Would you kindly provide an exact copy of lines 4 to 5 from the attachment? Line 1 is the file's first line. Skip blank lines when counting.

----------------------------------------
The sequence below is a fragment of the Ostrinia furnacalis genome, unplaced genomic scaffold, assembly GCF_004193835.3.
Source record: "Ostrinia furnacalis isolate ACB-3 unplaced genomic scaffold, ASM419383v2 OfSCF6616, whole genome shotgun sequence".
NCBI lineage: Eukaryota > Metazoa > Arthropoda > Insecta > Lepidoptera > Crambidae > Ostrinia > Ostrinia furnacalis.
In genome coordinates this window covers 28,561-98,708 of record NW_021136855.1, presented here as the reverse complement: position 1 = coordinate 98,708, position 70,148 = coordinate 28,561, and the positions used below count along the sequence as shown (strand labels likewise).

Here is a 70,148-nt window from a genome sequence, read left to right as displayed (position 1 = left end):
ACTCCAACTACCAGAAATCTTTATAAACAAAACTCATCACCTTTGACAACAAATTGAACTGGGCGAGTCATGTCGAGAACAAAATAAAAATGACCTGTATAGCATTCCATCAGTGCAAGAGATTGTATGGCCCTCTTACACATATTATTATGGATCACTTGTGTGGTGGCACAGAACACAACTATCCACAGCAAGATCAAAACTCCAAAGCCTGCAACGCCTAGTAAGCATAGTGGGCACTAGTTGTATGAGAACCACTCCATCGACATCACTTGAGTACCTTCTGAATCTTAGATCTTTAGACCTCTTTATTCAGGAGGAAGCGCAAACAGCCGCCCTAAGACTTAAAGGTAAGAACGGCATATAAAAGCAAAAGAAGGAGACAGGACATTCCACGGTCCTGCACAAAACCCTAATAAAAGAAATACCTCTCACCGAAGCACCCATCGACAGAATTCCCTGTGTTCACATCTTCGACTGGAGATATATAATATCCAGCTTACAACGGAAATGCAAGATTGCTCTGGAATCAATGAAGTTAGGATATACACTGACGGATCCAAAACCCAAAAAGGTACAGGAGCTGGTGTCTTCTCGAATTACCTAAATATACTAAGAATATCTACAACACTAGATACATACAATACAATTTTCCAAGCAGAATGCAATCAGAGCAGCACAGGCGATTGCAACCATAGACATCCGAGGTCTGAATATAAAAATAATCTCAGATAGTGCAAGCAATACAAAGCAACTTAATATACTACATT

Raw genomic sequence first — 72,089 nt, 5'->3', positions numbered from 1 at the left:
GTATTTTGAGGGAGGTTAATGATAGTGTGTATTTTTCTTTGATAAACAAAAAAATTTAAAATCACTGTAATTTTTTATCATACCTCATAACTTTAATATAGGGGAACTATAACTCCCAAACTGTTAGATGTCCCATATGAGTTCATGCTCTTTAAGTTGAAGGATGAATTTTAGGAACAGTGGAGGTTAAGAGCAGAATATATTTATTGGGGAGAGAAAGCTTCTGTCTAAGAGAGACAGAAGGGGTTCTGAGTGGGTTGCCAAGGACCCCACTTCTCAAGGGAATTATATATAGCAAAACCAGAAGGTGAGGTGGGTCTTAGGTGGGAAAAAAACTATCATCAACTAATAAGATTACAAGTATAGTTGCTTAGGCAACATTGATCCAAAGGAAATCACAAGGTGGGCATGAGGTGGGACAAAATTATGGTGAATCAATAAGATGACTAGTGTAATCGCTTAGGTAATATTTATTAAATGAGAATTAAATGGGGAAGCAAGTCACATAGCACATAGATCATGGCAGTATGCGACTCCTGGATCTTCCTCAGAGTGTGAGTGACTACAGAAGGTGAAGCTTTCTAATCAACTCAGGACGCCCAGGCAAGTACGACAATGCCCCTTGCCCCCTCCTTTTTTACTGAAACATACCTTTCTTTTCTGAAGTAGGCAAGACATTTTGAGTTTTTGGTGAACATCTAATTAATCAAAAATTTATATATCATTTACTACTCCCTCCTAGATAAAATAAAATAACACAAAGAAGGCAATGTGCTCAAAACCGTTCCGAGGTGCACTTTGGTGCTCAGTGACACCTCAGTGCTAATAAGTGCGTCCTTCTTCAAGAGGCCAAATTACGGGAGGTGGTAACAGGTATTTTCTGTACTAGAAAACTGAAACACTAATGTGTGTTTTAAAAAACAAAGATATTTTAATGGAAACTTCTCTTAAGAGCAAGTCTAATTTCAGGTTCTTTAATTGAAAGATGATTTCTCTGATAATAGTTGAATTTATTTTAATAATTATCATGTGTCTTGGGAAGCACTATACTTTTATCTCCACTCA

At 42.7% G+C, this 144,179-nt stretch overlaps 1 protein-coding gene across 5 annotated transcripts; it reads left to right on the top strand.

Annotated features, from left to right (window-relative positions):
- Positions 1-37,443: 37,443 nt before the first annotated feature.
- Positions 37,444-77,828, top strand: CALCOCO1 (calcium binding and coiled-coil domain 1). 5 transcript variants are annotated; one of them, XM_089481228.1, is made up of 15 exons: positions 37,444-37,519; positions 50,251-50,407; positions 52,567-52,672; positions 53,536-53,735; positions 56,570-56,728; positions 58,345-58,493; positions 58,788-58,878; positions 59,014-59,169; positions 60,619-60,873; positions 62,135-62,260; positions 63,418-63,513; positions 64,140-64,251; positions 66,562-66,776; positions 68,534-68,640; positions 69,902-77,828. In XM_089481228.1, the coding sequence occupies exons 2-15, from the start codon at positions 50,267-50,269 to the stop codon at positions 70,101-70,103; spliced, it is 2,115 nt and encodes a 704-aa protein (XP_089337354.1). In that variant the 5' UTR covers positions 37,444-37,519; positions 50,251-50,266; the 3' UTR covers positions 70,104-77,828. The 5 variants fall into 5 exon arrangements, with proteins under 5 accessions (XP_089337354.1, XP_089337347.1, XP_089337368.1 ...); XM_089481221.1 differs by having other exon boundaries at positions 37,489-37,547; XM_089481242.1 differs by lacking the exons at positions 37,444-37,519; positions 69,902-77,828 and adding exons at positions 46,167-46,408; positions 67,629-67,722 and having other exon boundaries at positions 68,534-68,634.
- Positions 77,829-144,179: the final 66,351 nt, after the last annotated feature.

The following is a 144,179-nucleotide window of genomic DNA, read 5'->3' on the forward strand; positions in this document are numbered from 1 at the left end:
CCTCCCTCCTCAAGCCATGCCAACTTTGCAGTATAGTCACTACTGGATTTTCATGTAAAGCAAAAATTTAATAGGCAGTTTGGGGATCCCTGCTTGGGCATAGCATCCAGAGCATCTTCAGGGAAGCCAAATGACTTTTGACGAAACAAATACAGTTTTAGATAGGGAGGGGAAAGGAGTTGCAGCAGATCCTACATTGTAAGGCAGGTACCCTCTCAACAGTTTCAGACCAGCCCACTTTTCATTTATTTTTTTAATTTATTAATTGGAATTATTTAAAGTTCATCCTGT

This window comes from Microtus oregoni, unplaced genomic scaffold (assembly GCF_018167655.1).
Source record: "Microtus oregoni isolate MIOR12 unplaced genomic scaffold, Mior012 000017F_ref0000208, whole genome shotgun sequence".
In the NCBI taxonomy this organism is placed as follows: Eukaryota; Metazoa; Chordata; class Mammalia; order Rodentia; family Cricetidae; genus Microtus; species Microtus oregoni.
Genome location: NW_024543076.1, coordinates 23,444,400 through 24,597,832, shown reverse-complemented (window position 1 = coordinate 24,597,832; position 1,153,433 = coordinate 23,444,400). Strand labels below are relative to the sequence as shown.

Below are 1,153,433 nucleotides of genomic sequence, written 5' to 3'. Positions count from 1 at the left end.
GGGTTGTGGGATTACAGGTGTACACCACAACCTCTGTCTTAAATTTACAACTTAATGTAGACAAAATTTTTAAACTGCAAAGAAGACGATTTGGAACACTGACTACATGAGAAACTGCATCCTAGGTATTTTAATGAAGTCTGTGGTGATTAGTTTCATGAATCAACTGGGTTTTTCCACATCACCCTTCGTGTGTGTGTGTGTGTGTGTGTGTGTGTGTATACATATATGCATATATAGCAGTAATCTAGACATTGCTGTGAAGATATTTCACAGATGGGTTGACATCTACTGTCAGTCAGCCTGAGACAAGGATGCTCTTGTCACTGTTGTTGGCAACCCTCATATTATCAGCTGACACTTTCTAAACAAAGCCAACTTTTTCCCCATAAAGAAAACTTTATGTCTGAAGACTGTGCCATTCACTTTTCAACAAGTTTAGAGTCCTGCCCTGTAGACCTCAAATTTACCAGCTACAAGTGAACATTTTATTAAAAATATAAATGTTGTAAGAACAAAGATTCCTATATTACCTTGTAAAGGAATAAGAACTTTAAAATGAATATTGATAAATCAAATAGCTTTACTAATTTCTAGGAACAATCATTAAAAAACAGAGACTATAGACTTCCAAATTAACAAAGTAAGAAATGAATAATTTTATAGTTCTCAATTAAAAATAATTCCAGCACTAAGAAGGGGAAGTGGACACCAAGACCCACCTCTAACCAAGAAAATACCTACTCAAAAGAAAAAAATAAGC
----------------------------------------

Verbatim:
In genome coordinates this window covers 28,561-98,708 of record NW_021136855.1, presented here as the reverse complement: position 1 = coordinate 98,708, position 70,148 = coordinate 28,561, and the positions used below count along the sequence as shown (strand labels likewise).

Here is a 70,148-nt window from a genome sequence, read left to right as displayed (position 1 = left end):